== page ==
Joschka Fischer, once perceived as symbol of a new political era, is now writing books and giving speeches on political crisis, the West without a leader, democracies in danger. For younger people, he is already part of history, as far back as the revolt of 1968. Gregor Christiansmeyer is responding to Joschka Fischers thesis on “the End of the West” and reflecting his feelings when meeting a political leader with perspectives on politics different from Gregor’s generation. (Former German foreign minister Fischer at #KHF2017, Photo: Körber-Stiftung/David Ausserhofer)
After a long camapaign the Austrian Voters finally elected Alexander von der Bellen as new president. The candidate of the far right party FPÖ, Norbert Hofer, got more than 46 percent of the vote. With this the FPÖ, a party which is strongly connected with the new emerging right wing movement of the Identiarians, has found its path into the centre of the Austrian society. But who are the Identitarians? What do they stand for and how will this change the Austrian society?
Voters in Italy will have to decide about a constitutional reform on December 4th. The referendum, strongly supported by Italian PM Renzi, results in heated debates, also in our #callItaly, where our young voters share their fears that it will shift powers away from the parliament or will weaken Italy’s position in the EU.
On the 24th of March 2016 the International Criminal Tribunal for the former Yugoslavia (ICTY) convicted the Bosnian Serb’s wartime-leader Radovan Karadžić on 10 out of 11 accusations of war crimes during the Bosnian war and sentenced him to 40 years of imprisonment. He was found responsible, among other things, for genocide conducted in Srebrenica in 1995, in spite of the presence of the UN troops. Given that the extermination of around 8000 people has not occurred in Europe since the WWII, the verdict received great attention in the European community. How was it perceived by the Bosnian and Serbian press?
Poland continues the Europe-wide shift to the political right. While election campaigns and public debates focused on fears of outer threats, Oldrich Justa from Poland, is concerned with the homogeneity of the country. Find out why…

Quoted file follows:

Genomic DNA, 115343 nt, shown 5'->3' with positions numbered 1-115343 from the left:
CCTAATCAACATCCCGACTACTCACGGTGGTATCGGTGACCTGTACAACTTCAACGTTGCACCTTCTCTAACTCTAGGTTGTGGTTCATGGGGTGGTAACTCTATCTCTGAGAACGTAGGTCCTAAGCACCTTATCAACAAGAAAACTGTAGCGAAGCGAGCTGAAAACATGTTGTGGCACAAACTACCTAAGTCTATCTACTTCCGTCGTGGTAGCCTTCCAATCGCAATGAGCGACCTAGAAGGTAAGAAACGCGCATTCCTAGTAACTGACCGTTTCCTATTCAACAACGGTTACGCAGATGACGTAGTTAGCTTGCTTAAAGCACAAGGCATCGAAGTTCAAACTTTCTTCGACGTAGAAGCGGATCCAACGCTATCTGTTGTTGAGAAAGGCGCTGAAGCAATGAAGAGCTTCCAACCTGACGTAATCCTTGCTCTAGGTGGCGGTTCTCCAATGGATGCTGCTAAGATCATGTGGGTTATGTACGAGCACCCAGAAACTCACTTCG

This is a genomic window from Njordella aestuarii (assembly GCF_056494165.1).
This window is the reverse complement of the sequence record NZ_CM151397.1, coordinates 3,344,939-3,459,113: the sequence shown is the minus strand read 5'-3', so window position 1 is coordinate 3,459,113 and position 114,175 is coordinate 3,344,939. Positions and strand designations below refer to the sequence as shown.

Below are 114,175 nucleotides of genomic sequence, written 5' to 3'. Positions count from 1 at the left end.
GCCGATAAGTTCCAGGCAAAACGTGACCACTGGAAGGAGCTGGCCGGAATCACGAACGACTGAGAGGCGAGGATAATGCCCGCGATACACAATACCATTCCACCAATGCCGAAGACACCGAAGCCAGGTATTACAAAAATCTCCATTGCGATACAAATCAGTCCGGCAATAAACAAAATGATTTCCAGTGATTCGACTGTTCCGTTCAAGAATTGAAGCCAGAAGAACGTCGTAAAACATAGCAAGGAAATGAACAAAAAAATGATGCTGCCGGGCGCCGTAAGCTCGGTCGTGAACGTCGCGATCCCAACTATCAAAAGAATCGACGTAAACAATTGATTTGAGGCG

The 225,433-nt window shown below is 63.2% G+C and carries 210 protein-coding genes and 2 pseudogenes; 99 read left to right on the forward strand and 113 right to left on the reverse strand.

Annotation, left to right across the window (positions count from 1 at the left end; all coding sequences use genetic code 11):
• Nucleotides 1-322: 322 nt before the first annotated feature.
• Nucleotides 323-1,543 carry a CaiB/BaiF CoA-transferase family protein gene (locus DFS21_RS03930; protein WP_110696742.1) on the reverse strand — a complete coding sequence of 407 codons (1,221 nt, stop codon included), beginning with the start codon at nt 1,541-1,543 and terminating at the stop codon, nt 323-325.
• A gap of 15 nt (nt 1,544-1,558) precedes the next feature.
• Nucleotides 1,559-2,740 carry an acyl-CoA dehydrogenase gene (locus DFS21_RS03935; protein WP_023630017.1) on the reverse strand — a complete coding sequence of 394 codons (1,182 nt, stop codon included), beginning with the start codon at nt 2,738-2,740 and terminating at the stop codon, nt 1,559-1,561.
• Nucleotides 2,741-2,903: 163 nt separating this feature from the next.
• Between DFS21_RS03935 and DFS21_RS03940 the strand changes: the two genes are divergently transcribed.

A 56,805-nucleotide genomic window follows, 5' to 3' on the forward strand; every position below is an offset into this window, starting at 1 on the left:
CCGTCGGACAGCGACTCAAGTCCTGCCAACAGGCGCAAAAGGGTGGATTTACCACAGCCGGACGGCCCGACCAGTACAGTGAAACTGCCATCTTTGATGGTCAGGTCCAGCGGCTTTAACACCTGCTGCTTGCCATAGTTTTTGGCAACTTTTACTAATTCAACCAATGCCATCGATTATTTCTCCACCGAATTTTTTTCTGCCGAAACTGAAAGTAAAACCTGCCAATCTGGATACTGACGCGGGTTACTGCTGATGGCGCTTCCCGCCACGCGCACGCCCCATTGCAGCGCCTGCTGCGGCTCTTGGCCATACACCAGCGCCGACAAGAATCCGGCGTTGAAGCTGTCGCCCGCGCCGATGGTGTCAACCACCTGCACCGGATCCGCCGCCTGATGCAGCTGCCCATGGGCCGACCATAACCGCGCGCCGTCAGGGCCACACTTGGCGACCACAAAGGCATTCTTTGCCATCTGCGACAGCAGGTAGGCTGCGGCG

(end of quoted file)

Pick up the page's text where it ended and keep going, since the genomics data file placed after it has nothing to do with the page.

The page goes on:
Nobody cares about art? When ideology and historical revisionism mingle in a sculpture memorising victims of Nazi Germany in Hungary, the controversy about ‘Who is a victim and who is not?’ becomes too hot to erect the monument in day light.
Daniel Gjokjeski (28) from Macedonia summed up his impressions from some events he attended recently, all reflecting possible ways of fostering peace in the Western Balkans. Daniel asks the vital question: How much are we truly willing to change ourselves and accept otherness as a pre-condition for peace?
There are so many present problems and pressing issues which are linked to World War I, the prime catastrophe of the 20th century. At the same time it shows that hardly anyone learns from history. Haris Huremagić (20), a prize winner of the Austrian history competition, has a Bosnian Background and demands honest efforts of modernization for Bosnia-Herzegovina.
Twenty-three young Europeans from 12 countries met in Oslo for the Eustory History Camp “National Constitutions and European Democracies in Times of Crisis”. Read how participant Jan Schmelter (19) reflects on what he learned about the “Concept of Trust” as a determining factor in Norwegian politics and society.
You can tell that the 100th anniversary of World War One (WWI) is approaching by observing the growing number of recent publications on the topic or by following the numerous debates about the reasons for the outbreak, about responsibility and guilt or about the impact of WWI on contemporary Europe. However, these debates look very different depending on which discussions you observe. Each country has different focal points and historical controversies that are subject to debates and revision. Here on the Young History Forum we want to dig a little deeper and give you an insight into debates happening in different countries today. We are starting with the event that is known to have set the ball rolling: The assassination of the Austrian archduke Franz Ferdinand and his wife in Sarajevo on...[Read More]
In September 2013 young Europeans from 15 different countries met at the EUSTORY-Academy in Ronda, Spain, reflecting the construction and deconstruction of stereotypes. During the First World War the battlefields were not the only place where the battles took place. The appearance of mass media allowed for states and societies to form pre-conceived images and ideas about other societies and states. This was essential, not only to the construction of the nation – which could now define itself in opposition to another – but to its defense as it pushed social cohesion, a sense of superiority or mission to bellicose behavior. Art, caricatures and cartoons were widely used before, during and after the Great War, and in all European countries, to picture a tyrannical or barbari...[Read More]